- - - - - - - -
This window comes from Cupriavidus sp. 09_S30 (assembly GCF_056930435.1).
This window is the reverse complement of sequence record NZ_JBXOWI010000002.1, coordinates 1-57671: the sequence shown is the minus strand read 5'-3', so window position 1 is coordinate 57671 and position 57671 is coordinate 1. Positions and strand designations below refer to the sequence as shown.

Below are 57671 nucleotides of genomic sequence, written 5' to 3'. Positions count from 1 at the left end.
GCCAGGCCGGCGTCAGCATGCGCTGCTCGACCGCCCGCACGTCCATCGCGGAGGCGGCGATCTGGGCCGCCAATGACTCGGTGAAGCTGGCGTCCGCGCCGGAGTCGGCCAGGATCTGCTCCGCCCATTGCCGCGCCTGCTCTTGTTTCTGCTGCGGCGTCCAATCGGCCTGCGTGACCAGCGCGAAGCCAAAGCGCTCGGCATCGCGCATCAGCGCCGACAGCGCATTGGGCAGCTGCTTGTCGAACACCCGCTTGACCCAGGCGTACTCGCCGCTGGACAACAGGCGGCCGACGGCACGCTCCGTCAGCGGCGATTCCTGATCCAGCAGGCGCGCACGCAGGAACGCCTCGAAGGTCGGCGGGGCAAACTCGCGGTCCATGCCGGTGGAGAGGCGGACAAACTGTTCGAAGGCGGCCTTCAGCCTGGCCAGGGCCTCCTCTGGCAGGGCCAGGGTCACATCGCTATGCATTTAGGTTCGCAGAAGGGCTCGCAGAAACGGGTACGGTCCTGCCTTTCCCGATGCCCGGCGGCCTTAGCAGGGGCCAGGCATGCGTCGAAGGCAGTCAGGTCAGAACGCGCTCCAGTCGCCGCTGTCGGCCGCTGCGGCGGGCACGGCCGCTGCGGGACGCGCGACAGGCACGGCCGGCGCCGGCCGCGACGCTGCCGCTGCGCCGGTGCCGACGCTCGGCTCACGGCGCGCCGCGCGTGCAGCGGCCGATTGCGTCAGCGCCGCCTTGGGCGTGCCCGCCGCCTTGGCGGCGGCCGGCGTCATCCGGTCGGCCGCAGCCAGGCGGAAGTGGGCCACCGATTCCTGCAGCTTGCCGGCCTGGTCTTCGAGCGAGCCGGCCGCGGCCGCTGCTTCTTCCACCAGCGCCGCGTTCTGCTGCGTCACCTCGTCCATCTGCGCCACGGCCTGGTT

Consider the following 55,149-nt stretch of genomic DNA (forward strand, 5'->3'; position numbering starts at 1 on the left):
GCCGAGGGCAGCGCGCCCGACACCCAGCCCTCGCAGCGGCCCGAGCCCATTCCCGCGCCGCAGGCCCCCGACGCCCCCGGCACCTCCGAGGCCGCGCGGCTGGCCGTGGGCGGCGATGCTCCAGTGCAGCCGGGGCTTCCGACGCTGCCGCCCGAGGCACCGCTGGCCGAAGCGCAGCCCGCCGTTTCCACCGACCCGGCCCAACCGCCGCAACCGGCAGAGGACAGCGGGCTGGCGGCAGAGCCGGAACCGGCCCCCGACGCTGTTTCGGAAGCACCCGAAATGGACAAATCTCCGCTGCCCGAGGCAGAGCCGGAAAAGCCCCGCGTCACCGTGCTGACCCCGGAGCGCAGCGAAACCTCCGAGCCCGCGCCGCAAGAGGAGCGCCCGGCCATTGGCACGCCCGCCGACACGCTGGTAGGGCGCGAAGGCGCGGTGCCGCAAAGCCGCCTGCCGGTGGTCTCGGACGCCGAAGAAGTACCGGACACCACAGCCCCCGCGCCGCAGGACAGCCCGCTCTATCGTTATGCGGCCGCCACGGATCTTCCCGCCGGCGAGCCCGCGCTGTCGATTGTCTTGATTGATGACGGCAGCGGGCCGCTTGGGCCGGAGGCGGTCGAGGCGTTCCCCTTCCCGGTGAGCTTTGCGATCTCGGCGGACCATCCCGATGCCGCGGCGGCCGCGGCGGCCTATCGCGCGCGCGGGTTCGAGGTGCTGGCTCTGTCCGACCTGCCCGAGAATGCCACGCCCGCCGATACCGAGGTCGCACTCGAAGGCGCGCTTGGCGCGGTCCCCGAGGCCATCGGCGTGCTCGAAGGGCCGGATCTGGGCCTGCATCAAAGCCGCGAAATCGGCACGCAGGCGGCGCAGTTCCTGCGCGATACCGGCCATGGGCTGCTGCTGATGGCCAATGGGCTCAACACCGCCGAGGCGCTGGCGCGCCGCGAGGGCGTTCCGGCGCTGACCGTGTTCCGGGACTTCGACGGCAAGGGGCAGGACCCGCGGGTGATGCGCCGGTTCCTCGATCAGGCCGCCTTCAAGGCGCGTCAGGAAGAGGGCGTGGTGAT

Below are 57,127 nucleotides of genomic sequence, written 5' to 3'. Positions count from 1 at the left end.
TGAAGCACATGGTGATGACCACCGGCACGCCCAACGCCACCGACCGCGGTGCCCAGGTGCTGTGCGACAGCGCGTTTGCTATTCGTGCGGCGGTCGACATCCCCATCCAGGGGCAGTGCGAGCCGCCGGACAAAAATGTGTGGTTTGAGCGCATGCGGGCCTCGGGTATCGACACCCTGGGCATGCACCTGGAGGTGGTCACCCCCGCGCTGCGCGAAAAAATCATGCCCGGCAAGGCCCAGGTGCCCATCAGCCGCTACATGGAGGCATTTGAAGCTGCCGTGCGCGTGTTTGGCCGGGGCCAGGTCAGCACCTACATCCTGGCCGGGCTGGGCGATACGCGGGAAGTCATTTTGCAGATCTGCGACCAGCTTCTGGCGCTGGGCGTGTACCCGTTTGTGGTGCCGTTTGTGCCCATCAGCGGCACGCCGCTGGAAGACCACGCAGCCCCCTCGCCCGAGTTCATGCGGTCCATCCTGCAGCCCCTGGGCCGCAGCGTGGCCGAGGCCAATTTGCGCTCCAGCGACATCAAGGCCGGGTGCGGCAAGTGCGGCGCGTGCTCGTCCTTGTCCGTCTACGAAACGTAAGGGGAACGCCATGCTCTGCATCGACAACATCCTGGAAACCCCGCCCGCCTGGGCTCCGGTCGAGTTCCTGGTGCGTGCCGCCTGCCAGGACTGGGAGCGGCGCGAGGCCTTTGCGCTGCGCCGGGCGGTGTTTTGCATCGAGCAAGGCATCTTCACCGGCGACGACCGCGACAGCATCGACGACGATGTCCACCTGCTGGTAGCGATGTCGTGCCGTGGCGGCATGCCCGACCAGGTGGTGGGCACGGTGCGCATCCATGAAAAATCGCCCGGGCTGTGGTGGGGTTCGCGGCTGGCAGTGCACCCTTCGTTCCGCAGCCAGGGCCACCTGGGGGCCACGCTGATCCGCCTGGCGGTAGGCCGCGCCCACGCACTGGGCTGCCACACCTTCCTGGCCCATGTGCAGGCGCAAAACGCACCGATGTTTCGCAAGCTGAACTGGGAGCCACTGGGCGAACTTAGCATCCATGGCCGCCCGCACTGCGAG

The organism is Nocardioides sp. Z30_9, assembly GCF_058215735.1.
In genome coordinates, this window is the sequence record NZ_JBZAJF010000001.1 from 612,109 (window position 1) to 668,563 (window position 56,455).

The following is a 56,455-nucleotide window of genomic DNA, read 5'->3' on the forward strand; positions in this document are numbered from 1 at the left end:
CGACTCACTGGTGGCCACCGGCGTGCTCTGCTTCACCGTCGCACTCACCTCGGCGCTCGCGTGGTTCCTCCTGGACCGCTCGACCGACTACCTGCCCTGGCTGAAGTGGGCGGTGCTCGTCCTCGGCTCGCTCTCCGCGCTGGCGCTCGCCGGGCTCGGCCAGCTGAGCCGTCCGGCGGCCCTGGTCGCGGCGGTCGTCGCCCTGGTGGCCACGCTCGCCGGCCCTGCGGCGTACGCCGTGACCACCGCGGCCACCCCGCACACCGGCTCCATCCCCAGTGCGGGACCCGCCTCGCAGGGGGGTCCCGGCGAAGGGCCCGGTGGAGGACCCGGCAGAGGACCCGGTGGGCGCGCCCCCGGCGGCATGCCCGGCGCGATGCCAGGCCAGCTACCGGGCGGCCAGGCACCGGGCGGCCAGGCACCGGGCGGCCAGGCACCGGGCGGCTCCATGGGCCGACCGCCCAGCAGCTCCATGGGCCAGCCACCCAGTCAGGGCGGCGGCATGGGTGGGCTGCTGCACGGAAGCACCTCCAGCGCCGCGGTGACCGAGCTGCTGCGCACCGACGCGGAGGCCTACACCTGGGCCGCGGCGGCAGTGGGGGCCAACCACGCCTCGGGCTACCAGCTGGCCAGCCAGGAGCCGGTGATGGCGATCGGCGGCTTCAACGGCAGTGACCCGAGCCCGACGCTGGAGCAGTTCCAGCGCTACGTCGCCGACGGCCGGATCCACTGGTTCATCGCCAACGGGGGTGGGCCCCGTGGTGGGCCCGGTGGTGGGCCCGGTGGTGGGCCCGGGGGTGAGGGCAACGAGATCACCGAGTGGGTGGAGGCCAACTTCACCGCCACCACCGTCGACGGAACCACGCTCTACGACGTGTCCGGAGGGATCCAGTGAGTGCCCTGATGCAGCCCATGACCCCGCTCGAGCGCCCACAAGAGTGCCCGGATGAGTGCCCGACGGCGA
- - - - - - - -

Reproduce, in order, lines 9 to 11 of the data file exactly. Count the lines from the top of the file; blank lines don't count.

The organism is Nocardioides sp. Z30_9, assembly GCF_058215735.1.
In genome coordinates, this window is the sequence record NZ_JBZAJF010000001.1 from 612,109 (window position 1) to 668,563 (window position 56,455).

The following is a 56,455-nucleotide window of genomic DNA, read 5'->3' on the forward strand; positions in this document are numbered from 1 at the left end: